It says something about the secrecy maintained over the India-Pakistan National Security Advisers-cum-Foreign Secretary-level talks that the Indian and Pakistani journalists who attended a ‘track 2’ conference in Bangkok a day before did not get even a whiff of what was about to unfold in the same city.
This is good news. The media on the two sides are so polarised that at times they have seemed more hawkish than the most extreme opinions in either country. Scared politicians, in India more than in Pakistan, have succumbed to the pressure of belligerent media. From Sharm-al Shaikh 2009 to Ufa 2015, if there was one message, it was that New Delhi and Islamabad can begin talking in any meaningful way only away from the glare of the media. Otherwise the talks are bound to become point scoring matches in order to play to domestic nationalist galleries. India-Pakistan relations are too important to be left to the journalists of the two countries.
The pressure to begin talks has been enormous in recent months. Aside from the not so gentle nudges from the US, for India, the freeze on talks would have started telling on other matters – in 2016, Islamabad hosts the SAARC summit, and it is imperative that Prime Minister Narendra Modi should attend it, especially given that he kicked off his prime ministership with an outreach to the region. The summit gets postponed if even one leader does not attend, and not breaking the ice with Pakistan could have led to that pass, earning India even more black marks to the already bad report card in the region.
It would have also meant India denying itself its due role in the fast-evolving situation in Afghanistan.
For Pakistan, part of the reason it was not keen on the NSA-level talks was that it did not see Sartaj Aziz, the former NSA and de facto foreign minister, as an equal of the Indian NSA Ajit Doval. After the Pakistan Army put in its own man, Lt. Gen Nasir Janjua, it felt more comfortable going ahead with the NSA talks. This means that India can now deal directly with the Pakistan Army, something that Pakistan’s most powerful institution has wanted, and conveyed to New Delhi, directly and indirectly since 2008.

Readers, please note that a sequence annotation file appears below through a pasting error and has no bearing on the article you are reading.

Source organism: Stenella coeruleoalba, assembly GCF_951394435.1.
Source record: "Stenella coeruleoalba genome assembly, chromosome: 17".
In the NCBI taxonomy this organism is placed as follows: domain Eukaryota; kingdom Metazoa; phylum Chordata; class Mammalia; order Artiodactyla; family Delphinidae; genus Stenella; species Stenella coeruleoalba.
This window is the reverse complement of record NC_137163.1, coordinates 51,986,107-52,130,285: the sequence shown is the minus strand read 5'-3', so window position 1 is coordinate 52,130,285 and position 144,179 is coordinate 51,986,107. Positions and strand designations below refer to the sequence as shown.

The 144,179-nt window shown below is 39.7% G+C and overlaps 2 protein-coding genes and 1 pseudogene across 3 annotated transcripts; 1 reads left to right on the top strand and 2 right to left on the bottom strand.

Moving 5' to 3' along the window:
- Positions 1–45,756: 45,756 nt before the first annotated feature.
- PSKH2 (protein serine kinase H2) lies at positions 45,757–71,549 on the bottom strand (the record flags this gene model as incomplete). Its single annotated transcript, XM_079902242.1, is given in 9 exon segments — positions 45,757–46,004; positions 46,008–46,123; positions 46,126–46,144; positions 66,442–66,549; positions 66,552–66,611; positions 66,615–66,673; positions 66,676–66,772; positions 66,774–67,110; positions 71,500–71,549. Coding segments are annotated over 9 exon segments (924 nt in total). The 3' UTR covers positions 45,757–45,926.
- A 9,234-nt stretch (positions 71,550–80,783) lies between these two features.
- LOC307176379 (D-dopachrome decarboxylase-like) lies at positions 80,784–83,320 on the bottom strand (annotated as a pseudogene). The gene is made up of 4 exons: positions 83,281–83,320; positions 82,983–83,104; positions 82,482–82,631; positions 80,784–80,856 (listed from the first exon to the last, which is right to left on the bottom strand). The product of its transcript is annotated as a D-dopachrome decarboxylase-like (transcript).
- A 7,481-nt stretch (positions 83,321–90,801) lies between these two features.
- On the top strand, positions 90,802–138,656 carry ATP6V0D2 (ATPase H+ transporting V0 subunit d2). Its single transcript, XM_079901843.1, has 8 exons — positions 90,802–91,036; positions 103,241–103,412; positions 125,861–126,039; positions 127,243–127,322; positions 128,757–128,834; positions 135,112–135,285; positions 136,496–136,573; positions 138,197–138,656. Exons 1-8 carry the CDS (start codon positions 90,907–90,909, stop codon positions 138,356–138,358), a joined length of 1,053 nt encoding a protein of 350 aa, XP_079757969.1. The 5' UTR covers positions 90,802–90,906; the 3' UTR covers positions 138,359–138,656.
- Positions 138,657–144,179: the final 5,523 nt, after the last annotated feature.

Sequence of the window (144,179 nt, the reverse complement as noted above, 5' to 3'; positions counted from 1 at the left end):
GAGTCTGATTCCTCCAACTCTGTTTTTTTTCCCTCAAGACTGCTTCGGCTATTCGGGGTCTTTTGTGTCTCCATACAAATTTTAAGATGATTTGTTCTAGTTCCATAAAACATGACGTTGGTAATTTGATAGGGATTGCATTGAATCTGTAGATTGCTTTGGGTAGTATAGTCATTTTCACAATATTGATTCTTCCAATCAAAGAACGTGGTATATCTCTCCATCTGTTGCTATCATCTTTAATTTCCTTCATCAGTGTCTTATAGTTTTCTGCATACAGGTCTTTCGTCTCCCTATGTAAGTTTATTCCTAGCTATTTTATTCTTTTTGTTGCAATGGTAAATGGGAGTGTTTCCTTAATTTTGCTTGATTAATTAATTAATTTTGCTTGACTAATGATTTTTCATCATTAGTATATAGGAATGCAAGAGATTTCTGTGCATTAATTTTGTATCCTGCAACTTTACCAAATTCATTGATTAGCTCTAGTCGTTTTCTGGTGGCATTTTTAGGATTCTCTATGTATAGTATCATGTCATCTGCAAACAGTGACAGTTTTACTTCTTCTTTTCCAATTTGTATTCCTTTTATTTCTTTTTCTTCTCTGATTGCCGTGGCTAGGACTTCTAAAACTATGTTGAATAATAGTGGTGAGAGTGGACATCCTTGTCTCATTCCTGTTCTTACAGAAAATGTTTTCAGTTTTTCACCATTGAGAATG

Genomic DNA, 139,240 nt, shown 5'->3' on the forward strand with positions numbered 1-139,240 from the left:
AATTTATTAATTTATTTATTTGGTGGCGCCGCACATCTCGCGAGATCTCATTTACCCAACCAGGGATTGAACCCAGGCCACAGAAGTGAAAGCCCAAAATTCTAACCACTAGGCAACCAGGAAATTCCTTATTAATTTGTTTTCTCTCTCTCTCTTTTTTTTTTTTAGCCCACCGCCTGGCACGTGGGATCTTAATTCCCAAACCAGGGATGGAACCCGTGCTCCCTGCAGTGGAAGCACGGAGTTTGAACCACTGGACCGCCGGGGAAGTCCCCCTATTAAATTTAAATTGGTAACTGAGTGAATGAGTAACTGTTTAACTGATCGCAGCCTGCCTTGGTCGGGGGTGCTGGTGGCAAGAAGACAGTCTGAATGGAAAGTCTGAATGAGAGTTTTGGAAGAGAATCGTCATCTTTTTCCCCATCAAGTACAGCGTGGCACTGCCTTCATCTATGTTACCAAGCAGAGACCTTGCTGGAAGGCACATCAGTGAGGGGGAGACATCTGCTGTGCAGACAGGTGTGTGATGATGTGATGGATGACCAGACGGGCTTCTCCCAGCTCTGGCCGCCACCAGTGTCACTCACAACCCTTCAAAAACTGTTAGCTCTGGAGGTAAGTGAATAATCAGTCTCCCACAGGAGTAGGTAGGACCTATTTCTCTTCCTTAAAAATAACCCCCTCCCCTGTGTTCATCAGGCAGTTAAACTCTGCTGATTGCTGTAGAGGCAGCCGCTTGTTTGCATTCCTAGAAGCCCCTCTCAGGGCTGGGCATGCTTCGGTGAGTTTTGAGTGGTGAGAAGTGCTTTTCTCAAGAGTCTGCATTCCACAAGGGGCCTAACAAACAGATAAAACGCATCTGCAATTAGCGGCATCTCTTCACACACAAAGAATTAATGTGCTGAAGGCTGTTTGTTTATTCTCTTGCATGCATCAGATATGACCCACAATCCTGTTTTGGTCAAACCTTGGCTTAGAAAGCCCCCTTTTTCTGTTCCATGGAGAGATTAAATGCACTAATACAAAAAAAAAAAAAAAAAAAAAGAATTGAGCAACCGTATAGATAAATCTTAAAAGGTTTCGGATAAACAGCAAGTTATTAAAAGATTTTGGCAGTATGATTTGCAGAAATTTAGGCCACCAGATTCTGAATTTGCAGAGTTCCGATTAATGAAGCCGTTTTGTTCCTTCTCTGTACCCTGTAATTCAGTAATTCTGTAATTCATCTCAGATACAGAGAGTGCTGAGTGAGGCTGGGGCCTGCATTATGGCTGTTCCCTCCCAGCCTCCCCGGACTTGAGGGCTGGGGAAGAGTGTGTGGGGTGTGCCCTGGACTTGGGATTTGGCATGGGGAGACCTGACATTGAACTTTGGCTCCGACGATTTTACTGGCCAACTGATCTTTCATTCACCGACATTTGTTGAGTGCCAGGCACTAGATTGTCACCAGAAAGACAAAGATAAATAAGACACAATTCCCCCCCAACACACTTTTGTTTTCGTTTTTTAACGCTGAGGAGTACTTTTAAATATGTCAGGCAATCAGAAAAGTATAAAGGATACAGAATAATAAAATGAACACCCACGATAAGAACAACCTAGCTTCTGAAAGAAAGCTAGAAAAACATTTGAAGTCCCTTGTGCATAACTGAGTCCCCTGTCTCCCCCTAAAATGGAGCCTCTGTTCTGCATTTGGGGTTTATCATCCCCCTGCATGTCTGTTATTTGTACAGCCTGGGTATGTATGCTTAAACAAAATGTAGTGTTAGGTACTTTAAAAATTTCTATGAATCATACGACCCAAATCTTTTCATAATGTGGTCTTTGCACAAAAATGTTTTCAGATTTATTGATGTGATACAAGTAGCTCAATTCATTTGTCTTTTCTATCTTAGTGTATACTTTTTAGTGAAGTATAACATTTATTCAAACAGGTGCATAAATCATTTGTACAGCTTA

The thaw achieved in Bangkok, away from a wintry New Delhi and Islamabad, means Foreign Minister Sushma Swaraj can travel to Islamabad this week for the Heart of Asia conference on Afghanistan. The others at the table will include Chinese Minister of Foreign Affairs Wang Yi, and representatives from Azerbaijan, Iran, Kazakhstan, Kyrgyzstan, Russia, Saudi Arabia, Tajikistan, Turkey, Turkmenistan, and the UAE, aside from host Pakistan.
Although it is a ministerial-level conference, there is a chance that President Ashraf Ghani might attend. For India, not going to this would have been akin to an abdication. Swaraj is also to meet Prime Minister Nawaz Sharif and Pakistan Foreign Minister Sartaj Aziz on the sidelines of the conference.
There can be no diplomacy anywhere without some give and some take. From the identical press releases the two sides put out after the meeting, at which the foreign secretaries are likely to have conferred separately, it was clear that India climbed down a notch or two from its Ufa position that the talks between the two sides can only be about terrorism. The discussions covered “peace and security, terrorism, Jammu and Kashmir, and other issues, including tranquility along LoC”. When Swaraj and Aziz meet, they may review the progress that was achieved under the composite dialogue and announce the next steps in the process.
This it won’t be easy. India and Pakistan have had too many false starts. We have been at this pass before and seen it come to an end all too soon. The diplomatic history of the two countries reads like an essay on lost opportunities.
Former foreign secretary Nirupama Rao who was witness to some of those, put out the following cautionary words on her Facebook wall today:
“Now that news of the two NSAs (India and Pakistan) meeting in Bangkok has “broken” (all news in our region is breaking – how cliched it sounds) everybody is going into the same paroxysms of ecstasy about a parting of waters as it were. Nothing in Indo-Pak relations is allowed to mature to fullness – hardly have some green shoots shown and they are mowed down with unseemly emotional hysteria and enthusiasm. We must understand that in relations between our two countries the going is never easy and just that we shake hands in a foreign land or conduct diplomacy on a stray sofa does not mean that problems are going to be somehow solved. The emphasis must be on keeping the channels of dialogue open and patience of the biblical variety together with intelligent vigilance and astute assessment of our adversary’s moves. We need to grow up.”